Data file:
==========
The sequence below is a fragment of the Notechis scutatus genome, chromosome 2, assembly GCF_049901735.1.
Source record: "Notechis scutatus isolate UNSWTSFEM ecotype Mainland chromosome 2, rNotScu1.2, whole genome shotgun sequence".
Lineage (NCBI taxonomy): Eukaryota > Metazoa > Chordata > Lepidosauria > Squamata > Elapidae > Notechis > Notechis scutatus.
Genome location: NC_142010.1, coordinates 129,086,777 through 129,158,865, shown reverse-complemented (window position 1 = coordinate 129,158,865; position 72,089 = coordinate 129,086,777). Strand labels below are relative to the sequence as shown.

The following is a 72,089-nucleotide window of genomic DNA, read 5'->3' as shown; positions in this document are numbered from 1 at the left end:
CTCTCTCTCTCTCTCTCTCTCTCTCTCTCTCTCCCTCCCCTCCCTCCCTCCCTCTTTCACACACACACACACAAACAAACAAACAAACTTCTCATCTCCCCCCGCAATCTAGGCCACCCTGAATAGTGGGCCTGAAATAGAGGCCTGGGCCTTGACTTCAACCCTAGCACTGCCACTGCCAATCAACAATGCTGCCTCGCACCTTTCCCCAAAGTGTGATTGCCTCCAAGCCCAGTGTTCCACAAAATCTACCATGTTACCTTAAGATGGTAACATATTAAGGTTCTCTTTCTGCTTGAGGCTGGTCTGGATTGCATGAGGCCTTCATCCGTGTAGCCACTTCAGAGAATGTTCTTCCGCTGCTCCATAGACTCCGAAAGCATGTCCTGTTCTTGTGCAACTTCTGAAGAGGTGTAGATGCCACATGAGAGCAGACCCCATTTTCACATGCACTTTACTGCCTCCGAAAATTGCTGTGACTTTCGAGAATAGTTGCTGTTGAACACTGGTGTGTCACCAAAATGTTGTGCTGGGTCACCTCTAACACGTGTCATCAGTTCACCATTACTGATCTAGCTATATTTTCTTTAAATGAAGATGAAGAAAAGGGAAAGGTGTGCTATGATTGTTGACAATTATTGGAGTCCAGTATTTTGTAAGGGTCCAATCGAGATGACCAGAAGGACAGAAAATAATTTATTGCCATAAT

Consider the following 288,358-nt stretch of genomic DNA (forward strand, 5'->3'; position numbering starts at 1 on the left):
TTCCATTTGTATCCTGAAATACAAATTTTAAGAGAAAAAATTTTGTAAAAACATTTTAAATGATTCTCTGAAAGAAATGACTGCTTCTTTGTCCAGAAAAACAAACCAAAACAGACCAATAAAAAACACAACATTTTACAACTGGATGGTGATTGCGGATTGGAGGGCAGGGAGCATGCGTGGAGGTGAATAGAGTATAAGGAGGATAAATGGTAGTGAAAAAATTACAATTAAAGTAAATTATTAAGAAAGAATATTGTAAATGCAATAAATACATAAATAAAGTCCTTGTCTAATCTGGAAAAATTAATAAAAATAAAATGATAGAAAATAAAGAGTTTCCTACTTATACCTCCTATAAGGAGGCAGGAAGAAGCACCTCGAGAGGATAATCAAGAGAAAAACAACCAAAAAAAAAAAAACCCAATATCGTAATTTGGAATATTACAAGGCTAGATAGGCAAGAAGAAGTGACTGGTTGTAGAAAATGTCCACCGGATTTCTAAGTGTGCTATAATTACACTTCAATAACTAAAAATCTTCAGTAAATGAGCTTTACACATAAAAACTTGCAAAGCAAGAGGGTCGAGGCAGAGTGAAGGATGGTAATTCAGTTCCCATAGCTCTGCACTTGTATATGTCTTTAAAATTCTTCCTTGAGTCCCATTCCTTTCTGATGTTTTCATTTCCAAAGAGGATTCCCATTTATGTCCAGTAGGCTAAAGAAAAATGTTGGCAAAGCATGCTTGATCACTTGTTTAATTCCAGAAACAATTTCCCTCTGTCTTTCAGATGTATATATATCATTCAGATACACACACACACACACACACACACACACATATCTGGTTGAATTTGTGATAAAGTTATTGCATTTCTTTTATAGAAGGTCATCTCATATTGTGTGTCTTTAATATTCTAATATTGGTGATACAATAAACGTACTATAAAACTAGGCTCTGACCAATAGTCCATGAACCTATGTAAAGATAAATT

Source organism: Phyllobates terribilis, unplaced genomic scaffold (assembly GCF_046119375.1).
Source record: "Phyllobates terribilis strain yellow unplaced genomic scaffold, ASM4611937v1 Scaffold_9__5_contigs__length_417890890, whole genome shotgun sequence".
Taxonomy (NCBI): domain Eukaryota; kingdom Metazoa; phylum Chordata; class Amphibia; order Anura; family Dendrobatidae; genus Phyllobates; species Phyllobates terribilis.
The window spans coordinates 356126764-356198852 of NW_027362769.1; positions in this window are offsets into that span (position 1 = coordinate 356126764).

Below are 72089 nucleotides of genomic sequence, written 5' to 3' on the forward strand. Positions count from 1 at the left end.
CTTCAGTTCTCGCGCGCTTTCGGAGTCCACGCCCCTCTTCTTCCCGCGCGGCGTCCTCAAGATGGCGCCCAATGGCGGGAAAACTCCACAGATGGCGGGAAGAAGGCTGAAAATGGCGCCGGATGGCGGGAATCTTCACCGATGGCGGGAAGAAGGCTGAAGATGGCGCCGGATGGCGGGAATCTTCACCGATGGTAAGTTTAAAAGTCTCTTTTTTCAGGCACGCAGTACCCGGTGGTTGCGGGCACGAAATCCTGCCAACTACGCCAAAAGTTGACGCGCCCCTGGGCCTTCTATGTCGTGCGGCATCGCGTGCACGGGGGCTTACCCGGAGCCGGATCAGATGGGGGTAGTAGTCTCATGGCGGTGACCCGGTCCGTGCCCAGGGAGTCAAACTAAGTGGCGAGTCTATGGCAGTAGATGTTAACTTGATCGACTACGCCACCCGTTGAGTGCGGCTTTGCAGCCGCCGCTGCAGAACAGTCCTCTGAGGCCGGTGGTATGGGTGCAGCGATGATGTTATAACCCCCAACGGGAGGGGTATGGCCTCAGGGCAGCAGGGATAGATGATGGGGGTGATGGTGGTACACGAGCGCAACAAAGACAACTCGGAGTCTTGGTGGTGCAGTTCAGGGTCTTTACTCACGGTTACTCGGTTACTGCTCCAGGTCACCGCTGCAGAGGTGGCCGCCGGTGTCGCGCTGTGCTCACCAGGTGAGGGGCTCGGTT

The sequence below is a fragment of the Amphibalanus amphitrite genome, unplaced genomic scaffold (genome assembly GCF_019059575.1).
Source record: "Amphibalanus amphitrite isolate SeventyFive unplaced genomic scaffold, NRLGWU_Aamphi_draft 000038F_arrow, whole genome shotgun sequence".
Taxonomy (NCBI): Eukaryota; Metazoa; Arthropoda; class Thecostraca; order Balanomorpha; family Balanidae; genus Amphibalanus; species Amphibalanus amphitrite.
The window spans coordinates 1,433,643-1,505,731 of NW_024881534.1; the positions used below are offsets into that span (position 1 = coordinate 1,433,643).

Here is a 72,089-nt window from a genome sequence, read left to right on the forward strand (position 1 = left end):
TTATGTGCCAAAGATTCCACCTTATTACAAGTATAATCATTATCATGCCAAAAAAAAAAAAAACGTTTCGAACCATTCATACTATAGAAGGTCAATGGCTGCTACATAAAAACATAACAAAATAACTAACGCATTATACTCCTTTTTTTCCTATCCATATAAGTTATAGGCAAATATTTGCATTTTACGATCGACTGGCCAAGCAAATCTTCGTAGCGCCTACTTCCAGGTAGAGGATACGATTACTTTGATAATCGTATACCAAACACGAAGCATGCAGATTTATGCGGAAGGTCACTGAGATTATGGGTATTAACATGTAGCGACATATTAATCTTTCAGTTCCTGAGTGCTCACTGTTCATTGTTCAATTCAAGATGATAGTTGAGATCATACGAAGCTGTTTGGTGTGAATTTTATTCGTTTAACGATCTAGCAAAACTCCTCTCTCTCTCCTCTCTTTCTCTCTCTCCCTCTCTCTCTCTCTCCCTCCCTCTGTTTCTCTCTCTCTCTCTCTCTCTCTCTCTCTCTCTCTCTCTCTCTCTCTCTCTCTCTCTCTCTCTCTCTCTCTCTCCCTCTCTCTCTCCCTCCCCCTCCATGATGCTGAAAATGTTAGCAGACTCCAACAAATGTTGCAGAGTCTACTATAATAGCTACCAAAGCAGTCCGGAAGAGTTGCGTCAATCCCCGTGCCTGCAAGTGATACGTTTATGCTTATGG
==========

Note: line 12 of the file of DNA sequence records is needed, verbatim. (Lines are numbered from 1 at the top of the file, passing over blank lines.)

The window spans coordinates 356126764-356198852 of NW_027362769.1; positions in this window are offsets into that span (position 1 = coordinate 356126764).